Okay, Pixar, okay. We get it. You have figured out how optimally to tug at our heartstrings.

MV5BYjQ5NjM0Y2YtNjZkNC00ZDhkLWJjMWItN2QyNzFkMDE3ZjAxXkEyXkFqcGdeQXVyODIxMzk5NjA@._V1_UY268_CR3,0,182,268_AL_Coco is a solid installment in the series of Pixar-unexpected-weeping features. Fortunately it is also clever and adorable.

A boy, Miguel (Anthony Gonzalez), grows up in a family in which music has been banned, because his great-great-grandfather left to go be a great musician and never came back. They make shoes instead. His great-grandmother, the eponymous Coco (Ana Ofelia Murguía), is extremely old and her memory is going. Jaime Camil (Rogelio from “Jane the Virgin”) is his mild-mannered dad!

Now, Miguel, inevitably, loves music. He idolizes the late singer and guitarist Ernesto de la Cruz (Benjamin Bratt), and, on the Day of the Dead, attempts to steal his guitar to compete in a talent show. Because his family has destroyed his own guitar. And because he’s oddly okay with grave-robbing.

Well, it’s the Day of the Dead, so the division between the worlds of the dead and the living is permeable, and Miguel accidentally ends up in the world of the dead. His street dog also comes. He runs into most of his dead relatives, as well as a good-for-nothing skeleton called Héctor (Gael García Bernal). Héctor is in danger of being forgotten–his photo is not displayed by his family and his soul is not given ofrendas, and he is desperately trying to cross over and provide somebody, at least, with a photograph. He and Miguel make a deal to help each other. Shenanigans, as they say, ensue.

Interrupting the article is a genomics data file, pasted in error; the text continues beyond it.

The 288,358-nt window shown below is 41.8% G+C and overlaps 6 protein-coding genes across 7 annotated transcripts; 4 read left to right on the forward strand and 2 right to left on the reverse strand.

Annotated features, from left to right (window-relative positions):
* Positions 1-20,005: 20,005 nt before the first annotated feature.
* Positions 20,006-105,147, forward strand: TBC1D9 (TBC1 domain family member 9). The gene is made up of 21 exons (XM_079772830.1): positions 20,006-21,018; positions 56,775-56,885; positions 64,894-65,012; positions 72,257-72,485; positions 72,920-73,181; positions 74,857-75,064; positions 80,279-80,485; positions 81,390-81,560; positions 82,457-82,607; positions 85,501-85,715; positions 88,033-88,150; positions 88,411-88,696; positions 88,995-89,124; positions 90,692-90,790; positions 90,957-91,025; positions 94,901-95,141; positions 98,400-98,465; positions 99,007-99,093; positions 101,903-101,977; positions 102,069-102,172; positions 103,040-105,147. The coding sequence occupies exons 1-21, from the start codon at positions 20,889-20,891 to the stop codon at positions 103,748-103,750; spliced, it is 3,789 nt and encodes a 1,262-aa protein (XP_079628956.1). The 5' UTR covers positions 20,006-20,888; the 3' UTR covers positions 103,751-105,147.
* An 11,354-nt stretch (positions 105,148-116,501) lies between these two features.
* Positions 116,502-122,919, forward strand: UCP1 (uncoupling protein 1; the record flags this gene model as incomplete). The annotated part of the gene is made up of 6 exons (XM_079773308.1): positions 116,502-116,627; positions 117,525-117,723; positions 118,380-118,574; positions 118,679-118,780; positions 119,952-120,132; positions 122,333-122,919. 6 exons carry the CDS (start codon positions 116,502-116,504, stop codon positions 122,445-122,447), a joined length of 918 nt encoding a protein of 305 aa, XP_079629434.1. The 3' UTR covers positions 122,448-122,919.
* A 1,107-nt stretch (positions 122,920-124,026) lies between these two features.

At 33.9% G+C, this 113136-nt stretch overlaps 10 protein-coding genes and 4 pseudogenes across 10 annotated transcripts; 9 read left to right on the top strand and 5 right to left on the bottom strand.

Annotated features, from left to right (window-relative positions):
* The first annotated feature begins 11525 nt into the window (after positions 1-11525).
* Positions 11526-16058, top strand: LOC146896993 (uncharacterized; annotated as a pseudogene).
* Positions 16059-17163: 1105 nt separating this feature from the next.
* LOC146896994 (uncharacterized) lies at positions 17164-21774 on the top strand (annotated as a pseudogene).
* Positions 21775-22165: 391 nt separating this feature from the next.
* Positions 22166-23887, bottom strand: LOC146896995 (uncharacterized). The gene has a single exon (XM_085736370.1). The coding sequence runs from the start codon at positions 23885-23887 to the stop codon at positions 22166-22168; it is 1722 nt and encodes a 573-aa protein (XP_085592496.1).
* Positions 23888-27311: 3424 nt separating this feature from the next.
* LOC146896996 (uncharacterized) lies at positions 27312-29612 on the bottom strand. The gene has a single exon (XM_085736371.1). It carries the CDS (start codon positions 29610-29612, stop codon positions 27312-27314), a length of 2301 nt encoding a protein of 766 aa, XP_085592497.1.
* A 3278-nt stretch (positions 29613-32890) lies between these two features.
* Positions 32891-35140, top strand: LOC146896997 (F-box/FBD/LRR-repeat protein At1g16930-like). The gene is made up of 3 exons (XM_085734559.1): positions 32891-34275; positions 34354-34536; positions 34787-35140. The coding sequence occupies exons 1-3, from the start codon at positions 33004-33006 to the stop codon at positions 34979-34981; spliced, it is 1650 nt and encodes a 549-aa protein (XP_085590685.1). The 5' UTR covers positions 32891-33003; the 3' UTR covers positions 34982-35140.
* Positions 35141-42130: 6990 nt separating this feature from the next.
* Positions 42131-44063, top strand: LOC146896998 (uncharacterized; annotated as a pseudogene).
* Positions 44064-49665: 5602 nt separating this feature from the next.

The world of the dead is brilliantly and hilariously drawn, particularly the bureaucracy that dictates whether or not the souls can visit their families and the customs officers who comment on the quality of the ofrendas. It is also desperately–desperately–sad. We see the fate of a soul who has been entirely forgotten, and it is heartbreaking.

The animation is gorgeous, the songs are good, and somehow a world full of skeletons is only moderately disconcerting. Oh, and the Frida Kahlo gags are great.

Director: Lee Unkrich, Adrian Molina
Rating: PG
Length: 105 minutes
Score: 4/5